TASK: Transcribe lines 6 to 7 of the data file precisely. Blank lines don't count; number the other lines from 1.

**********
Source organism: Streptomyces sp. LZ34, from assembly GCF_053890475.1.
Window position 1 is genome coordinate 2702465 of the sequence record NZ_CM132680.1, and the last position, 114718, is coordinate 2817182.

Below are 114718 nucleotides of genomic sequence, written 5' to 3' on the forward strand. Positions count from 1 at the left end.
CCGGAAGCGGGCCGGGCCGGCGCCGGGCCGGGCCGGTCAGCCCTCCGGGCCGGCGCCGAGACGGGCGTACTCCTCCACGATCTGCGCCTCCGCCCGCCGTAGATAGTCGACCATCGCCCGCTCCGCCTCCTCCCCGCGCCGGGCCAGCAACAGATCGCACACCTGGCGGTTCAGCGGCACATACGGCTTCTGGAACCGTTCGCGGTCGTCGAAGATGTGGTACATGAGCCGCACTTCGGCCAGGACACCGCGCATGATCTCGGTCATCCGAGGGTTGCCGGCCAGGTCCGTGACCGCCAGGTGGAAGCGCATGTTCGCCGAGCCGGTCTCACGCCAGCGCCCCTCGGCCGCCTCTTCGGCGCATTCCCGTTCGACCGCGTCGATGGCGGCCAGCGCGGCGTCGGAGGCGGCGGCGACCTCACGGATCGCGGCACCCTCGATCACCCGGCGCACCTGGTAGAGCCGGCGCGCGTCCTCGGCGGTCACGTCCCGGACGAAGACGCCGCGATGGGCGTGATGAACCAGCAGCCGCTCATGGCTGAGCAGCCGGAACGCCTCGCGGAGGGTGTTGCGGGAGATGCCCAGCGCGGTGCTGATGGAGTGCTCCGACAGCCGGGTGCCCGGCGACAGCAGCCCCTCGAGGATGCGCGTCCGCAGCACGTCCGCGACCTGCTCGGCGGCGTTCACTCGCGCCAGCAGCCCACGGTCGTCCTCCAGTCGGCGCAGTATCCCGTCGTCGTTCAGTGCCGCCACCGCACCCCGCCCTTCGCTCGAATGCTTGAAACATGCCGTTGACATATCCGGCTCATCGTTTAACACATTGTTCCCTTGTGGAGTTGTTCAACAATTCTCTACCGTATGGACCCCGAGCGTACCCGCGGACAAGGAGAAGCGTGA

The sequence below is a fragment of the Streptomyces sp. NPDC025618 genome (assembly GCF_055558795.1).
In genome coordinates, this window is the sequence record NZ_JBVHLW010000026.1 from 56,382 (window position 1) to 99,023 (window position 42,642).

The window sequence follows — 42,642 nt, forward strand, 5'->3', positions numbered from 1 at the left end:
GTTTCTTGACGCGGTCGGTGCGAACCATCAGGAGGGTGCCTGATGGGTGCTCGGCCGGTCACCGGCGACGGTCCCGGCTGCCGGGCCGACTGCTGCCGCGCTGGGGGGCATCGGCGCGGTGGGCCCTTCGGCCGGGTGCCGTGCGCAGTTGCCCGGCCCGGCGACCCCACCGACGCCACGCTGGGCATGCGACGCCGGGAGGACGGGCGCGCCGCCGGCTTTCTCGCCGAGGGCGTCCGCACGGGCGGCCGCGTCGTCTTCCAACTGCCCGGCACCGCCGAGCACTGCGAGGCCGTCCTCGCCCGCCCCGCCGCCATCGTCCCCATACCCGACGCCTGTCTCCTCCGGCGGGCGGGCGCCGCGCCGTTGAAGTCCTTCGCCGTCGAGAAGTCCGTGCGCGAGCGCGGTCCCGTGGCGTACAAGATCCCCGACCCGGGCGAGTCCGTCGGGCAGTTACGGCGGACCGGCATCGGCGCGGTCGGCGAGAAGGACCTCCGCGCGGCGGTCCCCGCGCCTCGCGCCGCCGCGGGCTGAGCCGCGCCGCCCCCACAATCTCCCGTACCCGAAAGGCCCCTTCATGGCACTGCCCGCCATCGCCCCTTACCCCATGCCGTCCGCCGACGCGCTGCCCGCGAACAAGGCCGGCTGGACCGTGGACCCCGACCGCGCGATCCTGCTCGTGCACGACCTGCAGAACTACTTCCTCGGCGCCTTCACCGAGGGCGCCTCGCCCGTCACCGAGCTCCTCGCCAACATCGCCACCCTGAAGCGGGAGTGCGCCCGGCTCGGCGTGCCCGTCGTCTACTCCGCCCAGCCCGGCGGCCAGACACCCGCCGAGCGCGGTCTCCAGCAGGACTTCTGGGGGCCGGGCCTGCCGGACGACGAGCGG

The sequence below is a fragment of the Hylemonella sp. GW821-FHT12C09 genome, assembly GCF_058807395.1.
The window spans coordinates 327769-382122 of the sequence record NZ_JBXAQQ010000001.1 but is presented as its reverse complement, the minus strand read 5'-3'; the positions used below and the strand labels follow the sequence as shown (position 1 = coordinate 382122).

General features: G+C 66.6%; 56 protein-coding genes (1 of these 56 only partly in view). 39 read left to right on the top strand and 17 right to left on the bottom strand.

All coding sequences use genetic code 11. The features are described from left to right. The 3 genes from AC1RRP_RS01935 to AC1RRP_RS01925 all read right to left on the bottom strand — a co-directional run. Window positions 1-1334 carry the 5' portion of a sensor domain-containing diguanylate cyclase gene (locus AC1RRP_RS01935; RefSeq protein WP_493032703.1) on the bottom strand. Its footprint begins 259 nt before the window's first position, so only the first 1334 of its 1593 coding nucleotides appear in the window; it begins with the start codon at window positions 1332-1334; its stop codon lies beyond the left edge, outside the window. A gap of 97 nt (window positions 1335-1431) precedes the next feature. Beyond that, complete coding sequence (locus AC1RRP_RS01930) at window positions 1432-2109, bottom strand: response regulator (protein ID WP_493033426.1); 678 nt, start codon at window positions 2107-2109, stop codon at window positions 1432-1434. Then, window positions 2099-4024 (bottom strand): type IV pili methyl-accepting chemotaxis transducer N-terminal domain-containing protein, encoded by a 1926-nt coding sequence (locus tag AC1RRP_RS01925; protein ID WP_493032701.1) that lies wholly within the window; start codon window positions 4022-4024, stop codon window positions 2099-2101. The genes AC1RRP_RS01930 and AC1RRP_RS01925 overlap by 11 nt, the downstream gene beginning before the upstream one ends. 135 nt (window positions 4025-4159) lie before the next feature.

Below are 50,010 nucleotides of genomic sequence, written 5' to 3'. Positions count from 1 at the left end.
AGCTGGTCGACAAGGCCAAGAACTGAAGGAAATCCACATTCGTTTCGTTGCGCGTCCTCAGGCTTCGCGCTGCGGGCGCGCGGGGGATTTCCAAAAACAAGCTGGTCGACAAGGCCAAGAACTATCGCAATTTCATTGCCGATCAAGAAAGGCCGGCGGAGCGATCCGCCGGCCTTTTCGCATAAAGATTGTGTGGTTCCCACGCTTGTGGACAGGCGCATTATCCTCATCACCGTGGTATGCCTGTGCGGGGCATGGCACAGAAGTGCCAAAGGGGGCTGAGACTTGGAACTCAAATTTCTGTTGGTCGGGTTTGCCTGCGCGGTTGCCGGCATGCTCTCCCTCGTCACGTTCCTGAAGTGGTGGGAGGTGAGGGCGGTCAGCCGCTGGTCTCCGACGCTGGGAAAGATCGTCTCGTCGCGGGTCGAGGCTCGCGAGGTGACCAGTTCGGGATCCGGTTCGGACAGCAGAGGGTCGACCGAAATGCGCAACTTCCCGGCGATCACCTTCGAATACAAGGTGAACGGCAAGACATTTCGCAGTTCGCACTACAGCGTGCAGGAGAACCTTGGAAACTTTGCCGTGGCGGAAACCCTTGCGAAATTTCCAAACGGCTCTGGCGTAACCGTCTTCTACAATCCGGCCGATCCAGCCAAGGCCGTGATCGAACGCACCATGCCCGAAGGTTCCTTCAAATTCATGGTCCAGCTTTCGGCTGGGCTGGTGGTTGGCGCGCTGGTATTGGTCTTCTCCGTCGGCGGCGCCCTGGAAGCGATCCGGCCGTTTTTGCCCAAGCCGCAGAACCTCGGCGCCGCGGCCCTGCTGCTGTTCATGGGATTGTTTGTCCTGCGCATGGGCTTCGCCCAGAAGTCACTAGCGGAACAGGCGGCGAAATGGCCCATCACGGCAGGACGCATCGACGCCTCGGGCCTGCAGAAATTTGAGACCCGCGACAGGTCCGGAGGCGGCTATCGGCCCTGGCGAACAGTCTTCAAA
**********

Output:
In genome coordinates, this window is the sequence record NZ_JBVHLW010000026.1 from 56,382 (window position 1) to 99,023 (window position 42,642).

The window sequence follows — 42,642 nt, forward strand, 5'->3', positions numbered from 1 at the left end: